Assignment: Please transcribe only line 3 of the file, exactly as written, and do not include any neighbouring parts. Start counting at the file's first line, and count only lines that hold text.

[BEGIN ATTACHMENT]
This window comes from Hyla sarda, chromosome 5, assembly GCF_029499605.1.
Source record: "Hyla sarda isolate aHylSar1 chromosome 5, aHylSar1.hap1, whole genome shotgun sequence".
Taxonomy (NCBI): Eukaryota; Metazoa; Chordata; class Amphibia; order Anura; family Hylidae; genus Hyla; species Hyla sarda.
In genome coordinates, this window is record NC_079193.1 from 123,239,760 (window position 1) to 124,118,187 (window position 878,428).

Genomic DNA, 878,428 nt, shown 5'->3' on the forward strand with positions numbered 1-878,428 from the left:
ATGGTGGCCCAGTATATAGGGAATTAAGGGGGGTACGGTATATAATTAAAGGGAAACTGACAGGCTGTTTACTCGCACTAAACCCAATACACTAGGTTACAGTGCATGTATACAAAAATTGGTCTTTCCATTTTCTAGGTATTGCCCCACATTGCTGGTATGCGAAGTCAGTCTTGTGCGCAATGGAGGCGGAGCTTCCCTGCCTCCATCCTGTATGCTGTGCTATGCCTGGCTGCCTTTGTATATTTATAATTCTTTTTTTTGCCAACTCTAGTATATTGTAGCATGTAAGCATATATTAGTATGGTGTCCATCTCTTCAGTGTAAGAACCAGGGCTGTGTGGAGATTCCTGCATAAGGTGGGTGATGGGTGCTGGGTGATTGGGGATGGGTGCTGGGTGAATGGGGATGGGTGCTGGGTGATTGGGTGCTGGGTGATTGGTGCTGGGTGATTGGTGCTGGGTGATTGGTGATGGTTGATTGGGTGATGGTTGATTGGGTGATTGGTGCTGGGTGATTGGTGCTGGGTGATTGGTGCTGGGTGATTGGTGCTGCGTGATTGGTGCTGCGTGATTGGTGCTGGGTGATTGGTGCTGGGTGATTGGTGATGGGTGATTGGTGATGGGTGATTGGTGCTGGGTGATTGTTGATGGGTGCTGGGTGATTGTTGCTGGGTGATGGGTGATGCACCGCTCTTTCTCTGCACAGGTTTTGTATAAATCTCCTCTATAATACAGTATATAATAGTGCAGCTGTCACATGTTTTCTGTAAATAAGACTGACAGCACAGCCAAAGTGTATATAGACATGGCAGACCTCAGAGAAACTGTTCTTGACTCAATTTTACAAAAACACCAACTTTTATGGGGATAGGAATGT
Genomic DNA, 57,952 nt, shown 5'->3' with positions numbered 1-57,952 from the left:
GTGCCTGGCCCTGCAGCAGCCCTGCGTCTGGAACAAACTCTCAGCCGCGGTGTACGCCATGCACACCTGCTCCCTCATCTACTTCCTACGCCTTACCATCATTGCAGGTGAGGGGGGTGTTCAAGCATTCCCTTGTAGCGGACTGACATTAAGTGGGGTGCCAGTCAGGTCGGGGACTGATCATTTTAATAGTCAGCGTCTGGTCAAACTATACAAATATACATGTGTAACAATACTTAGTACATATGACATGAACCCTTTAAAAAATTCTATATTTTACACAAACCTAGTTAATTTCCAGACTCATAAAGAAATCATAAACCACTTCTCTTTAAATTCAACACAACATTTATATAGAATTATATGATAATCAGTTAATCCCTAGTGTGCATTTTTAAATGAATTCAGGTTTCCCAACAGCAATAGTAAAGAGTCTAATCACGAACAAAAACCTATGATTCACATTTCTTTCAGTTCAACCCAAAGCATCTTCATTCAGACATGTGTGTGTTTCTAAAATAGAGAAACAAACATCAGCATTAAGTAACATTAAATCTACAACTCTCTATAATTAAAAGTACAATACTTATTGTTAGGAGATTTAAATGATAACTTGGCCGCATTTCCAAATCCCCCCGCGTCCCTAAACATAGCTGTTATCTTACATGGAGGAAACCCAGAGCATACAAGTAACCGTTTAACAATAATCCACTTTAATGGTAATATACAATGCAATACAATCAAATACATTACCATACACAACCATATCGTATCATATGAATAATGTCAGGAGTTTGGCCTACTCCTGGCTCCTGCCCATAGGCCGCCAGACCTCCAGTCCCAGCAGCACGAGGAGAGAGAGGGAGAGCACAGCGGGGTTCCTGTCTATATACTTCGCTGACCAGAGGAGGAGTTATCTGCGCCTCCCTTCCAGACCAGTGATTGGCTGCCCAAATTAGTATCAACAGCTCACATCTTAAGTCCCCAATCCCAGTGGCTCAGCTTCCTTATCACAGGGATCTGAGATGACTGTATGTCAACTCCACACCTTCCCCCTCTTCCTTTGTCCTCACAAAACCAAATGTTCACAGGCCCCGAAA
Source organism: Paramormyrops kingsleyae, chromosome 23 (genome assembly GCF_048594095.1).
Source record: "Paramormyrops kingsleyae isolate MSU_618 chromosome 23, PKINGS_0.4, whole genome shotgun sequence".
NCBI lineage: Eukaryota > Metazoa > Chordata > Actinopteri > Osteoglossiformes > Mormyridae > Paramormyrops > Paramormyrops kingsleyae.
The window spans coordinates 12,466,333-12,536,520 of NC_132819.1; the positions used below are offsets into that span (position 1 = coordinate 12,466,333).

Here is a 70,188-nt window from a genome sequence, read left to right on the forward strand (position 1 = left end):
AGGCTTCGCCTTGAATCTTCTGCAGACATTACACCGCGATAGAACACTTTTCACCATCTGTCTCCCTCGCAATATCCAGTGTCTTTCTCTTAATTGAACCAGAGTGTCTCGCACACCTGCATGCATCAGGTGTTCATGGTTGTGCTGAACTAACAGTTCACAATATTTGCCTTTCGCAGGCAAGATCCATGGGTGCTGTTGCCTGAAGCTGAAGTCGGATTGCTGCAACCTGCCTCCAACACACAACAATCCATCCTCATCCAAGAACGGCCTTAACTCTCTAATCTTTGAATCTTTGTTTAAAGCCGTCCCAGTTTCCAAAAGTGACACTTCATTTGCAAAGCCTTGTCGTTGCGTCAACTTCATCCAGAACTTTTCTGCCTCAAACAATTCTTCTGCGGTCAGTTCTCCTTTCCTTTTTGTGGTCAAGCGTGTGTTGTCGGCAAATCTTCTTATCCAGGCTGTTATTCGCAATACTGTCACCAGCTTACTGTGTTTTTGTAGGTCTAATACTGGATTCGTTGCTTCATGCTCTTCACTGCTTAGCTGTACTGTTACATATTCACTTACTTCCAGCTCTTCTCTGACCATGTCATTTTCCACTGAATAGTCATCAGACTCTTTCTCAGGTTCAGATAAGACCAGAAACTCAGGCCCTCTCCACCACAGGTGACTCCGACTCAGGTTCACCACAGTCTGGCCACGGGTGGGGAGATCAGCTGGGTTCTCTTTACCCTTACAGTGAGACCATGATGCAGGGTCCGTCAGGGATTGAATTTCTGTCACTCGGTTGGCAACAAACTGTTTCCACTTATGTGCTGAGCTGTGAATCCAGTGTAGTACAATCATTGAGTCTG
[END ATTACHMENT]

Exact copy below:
Taxonomy (NCBI): Eukaryota; Metazoa; Chordata; class Amphibia; order Anura; family Hylidae; genus Hyla; species Hyla sarda.